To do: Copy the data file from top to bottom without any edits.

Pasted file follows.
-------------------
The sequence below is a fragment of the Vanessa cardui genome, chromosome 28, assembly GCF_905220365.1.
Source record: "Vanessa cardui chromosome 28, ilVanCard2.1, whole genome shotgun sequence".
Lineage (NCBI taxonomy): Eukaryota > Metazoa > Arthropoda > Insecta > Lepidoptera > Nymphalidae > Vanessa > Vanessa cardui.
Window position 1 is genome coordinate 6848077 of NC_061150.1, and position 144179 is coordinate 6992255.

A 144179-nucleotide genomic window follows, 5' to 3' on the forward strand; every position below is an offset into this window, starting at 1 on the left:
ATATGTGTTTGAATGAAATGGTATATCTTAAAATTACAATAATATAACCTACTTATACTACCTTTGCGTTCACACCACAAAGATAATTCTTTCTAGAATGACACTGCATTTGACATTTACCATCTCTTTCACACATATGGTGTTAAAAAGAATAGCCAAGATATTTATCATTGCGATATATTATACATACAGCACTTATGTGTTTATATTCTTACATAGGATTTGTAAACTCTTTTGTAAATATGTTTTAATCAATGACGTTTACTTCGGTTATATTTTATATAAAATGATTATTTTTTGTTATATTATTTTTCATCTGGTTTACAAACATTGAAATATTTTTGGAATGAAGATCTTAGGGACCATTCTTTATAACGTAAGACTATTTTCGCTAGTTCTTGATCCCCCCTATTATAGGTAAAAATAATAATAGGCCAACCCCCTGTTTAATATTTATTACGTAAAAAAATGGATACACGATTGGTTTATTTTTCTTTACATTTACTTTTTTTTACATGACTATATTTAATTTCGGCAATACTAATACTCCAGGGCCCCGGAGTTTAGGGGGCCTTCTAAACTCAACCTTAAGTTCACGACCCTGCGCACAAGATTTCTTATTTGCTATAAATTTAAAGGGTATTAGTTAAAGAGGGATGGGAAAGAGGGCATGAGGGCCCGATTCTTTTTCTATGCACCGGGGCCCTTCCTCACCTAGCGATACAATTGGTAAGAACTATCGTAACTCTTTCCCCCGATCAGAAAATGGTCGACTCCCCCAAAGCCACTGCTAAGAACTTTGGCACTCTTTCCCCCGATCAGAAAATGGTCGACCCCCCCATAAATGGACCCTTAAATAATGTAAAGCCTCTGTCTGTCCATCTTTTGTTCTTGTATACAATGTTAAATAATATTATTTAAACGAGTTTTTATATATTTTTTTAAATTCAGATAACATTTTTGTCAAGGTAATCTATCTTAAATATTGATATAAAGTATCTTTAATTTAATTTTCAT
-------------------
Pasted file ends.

The sequence below is a fragment of the Vanessa cardui genome, chromosome 28, assembly GCF_905220365.1.
Source record: "Vanessa cardui chromosome 28, ilVanCard2.1, whole genome shotgun sequence".
Lineage (NCBI taxonomy): Eukaryota > Metazoa > Arthropoda > Insecta > Lepidoptera > Nymphalidae > Vanessa > Vanessa cardui.
Window position 1 is genome coordinate 6848077 of NC_061150.1, and position 144179 is coordinate 6992255.

A 144179-nucleotide genomic window follows, 5' to 3' on the forward strand; every position below is an offset into this window, starting at 1 on the left:
ATATGTGTTTGAATGAAATGGTATATCTTAAAATTACAATAATATAACCTACTTATACTACCTTTGCGTTCACACCACAAAGATAATTCTTTCTAGAATGACACTGCATTTGACATTTACCATCTCTTTCACACATATGGTGTTAAAAAGAATAGCCAAGATATTTATCATTGCGATATATTATACATACAGCACTTATGTGTTTATATTCTTACATAGGATTTGTAAACTCTTTTGTAAATATGTTTTAATCAATGACGTTTACTTCGGTTATATTTTATATAAAATGATTATTTTTTGTTATATTATTTTTCATCTGGTTTACAAACATTGAAATATTTTTGGAATGAAGATCTTAGGGACCATTCTTTATAACGTAAGACTATTTTCGCTAGTTCTTGATCCCCCCTATTATAGGTAAAAATAATAATAGGCCAACCCCCTGTTTAATATTTATTACGTAAAAAAATGGATACACGATTGGTTTATTTTTCTTTACATTTACTTTTTTTTACATGACTATATTTAATTTCGGCAATACTAATACTCCAGGGCCCCGGAGTTTAGGGGGCCTTCTAAACTCAACCTTAAGTTCACGACCCTGCGCACAAGATTTCTTATTTGCTATAAATTTAAAGGGTATTAGTTAAAGAGGGATGGGAAAGAGGGCATGAGGGCCCGATTCTTTTTCTATGCACCGGGGCCCTTCCTCACCTAGCGATACAATTGGTAAGAACTATCGTAACTCTTTCCCCCGATCAGAAAATGGTCGACTCCCCCAAAGCCACTGCTAAGAACTTTGGCACTCTTTCCCCCGATCAGAAAATGGTCGACCCCCCCATAAATGGACCCTTAAATAATGTAAAGCCTCTGTCTGTCCATCTTTTGTTCTTGTATACAATGTTAAATAATATTATTTAAACGAGTTTTTATATATTTTTTTAAATTCAGATAACATTTTTGTCAAGGTAATCTATCTTAAATATTGATATAAAGTATCTTTAATTTAATTTTCAT